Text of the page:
Well, I didn't see that one coming! Who knew that complaining about quilts draped, wrapped, wadded up and photographed underneath babies would be seen by a bazillion web surfers as an insult to them and to everything we hold dear?
the Generation Q blog did a similar thing with a photo of a quilt that I found quite appealing -- or at least I liked the part I could see, even though at least half of it was folded under or draped out of view.
Jacquie Gering, who made the quilt, was unhappy to read my post, and as a result, many of her readers shared their feelings by commenting on it. I have removed the photo of her quilt from my blog, although I would be happy to have you visit the Generation Q blog and see half of her lovely quilt.
To set the record straight, I'd like to share the emails that Jacquie and I exchanged last night.
Dear Jacquie --
What a wonderful crowd of faithful friends you have!
I am sorry that you and they misunderstood my feelings toward your quilt. Actually I liked it a great deal, what I was able to see of it. And I wished I could have seen more of it.
Which I thought was my point -- that the photo did a disservice to your quilt. We rarely see paintings depicted in the media with two-thirds cropped or folded out of view, and probably we wouldn't be much impressed with them if we did see them this way. I think people would be far more inspired if they could see your whole piece.
But you are offended at my showing your quilt, which I regret. Would you like me to take the photo down? Would you like me to clarify that I really like your quilt? Would you like me to apologize? And if so, specifically for what?
Thank you for getting in touch with me. This issue for me isn't about anyone liking my quilt, it is using my work without permission. I also didn't appreciate my photo being associated with a post that demeans modern quilting and which states an opinion with such a negative tone. I would appreciate if you would take the picture down. I understand that my readers have not been kind with their comments. I'm sorry for that. That was not my intent. I was hurt and angry when I read your post.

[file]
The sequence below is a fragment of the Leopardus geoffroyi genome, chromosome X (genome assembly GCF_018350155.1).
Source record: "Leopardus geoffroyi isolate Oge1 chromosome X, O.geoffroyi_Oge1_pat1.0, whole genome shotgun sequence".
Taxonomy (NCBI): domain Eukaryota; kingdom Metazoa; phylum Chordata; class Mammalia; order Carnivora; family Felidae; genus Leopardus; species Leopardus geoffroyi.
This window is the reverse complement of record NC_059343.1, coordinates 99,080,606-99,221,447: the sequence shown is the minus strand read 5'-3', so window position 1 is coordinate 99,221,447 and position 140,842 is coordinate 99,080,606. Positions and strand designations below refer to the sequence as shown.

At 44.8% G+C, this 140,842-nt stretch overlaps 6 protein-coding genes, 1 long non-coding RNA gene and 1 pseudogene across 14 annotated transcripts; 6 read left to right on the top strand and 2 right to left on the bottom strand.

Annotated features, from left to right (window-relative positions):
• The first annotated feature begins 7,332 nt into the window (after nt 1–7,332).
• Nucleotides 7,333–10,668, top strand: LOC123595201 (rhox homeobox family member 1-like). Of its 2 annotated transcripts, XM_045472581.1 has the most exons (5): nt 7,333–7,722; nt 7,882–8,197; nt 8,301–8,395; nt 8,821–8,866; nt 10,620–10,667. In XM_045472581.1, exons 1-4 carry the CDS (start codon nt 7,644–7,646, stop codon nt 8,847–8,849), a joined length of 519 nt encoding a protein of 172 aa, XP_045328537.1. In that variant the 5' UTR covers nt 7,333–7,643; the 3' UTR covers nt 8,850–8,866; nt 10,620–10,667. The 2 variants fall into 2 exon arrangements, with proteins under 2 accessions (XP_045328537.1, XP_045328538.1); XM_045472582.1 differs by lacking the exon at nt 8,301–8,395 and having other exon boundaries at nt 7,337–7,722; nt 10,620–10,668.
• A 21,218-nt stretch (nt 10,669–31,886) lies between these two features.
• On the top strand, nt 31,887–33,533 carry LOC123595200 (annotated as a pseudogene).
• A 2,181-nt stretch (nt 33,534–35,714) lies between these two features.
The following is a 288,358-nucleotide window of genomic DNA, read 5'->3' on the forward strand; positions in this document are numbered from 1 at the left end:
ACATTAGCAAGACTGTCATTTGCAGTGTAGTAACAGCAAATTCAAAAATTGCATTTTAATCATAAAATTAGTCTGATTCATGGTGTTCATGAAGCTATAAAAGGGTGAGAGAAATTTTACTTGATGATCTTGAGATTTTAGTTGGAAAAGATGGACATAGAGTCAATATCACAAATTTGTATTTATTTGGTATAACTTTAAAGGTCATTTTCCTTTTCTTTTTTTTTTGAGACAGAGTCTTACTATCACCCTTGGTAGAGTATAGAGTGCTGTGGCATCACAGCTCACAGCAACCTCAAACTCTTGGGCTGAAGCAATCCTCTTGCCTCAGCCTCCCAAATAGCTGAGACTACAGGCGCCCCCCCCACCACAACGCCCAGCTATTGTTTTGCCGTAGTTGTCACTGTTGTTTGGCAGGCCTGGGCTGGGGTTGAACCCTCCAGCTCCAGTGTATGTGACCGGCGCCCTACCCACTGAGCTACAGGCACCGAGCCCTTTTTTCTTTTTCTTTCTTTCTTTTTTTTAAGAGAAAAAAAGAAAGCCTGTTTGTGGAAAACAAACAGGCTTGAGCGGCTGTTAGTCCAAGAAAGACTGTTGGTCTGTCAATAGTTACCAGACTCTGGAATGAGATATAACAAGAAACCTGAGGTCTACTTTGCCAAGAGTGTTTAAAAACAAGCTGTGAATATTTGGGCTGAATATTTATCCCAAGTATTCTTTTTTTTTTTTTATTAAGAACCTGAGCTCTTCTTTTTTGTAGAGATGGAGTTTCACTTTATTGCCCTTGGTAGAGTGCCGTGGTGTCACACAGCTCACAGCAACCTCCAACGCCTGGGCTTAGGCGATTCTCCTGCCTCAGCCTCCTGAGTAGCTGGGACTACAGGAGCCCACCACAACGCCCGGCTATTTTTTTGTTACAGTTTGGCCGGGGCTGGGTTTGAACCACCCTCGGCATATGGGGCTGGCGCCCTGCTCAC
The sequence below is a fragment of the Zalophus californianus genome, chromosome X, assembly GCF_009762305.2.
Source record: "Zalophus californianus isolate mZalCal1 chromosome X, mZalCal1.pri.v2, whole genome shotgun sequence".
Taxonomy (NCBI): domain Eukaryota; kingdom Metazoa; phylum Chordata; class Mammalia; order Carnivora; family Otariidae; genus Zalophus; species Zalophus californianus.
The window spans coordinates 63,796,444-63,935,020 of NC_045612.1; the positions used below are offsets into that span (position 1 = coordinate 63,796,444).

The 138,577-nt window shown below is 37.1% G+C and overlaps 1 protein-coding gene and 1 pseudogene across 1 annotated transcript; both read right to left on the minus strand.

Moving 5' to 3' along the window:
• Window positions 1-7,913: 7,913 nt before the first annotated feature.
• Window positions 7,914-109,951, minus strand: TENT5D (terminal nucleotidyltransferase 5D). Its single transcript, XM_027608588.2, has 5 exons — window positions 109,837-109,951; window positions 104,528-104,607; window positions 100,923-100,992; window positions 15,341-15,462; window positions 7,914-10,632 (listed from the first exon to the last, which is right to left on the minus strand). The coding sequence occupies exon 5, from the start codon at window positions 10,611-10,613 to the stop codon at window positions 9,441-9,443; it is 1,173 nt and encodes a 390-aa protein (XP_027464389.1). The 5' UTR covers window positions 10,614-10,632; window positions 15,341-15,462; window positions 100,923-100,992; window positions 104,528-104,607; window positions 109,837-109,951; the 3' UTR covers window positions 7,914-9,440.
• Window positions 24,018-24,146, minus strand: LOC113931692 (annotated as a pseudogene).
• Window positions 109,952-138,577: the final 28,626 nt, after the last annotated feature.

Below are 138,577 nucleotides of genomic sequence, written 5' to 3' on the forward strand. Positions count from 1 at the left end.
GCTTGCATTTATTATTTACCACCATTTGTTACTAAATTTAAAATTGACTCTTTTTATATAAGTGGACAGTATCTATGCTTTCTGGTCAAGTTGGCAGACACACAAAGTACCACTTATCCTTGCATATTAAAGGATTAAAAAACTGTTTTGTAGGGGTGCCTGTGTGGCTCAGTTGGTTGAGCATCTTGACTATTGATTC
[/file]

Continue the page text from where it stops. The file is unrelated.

As for an apology, that is up to you.
Jacquie, I will be happy to apologize for some things.
I'm sorry that I did not ask you for permission to use the photo. I took it from the Generation Q blog, using the same rationale of fair use that most critics and reporters avail themselves of. The concept behind that rationale is that when work has been published, it's kind of fair game for others to comment on. I think this is well within the bounds of both legal and ethical practice, but it would have been better had I asked you.
I'm sorry that you read my post to be demeaning of modern quilting. You probably have not read many of my earlier posts on this subject, in which I discuss, first, my wondering what exactly Modern Quilting is, and then, my conclusion that it's a fine thing. I believe that you and many of your readers took offense at the word "so-called." I used this word not to derogate the movement, but to identify it, as many of my readers in the past have expressed confusion and bemusement as to how, if at all, it's different from what we have been doing for many years.
I'm especially sorry that you took my remarks about your quilt to be negative. I like your quilt, and I think it should give viewers a lot of good ideas. But I think viewers would find it more inspiring if they could see more of it. I'm sure you have your reasons for photographing the quilt this way, but I'm one person who wishes I could have seen the whole thing.
I am not going to apologize for believing, and saying, that I think it's disrespectful to quilts and to the people who make them -- such as yourself -- to display beautiful work in offhand and trivial views. I was mostly upset to see the quilts in a museum draped so haphazardly in piles or wrapped around strangely shaped objects. If quilts are going to be depicted and sold as home décor, then of course the standard can be lower, and if people want to take pictures of their quilts with their babies, of course they're welcome to do so. But I wish that quilts could be regarded more highly, if not everywhere, at least in the circles that I care about. And that's not going to happen if quilters don't give and demand more respect for their work.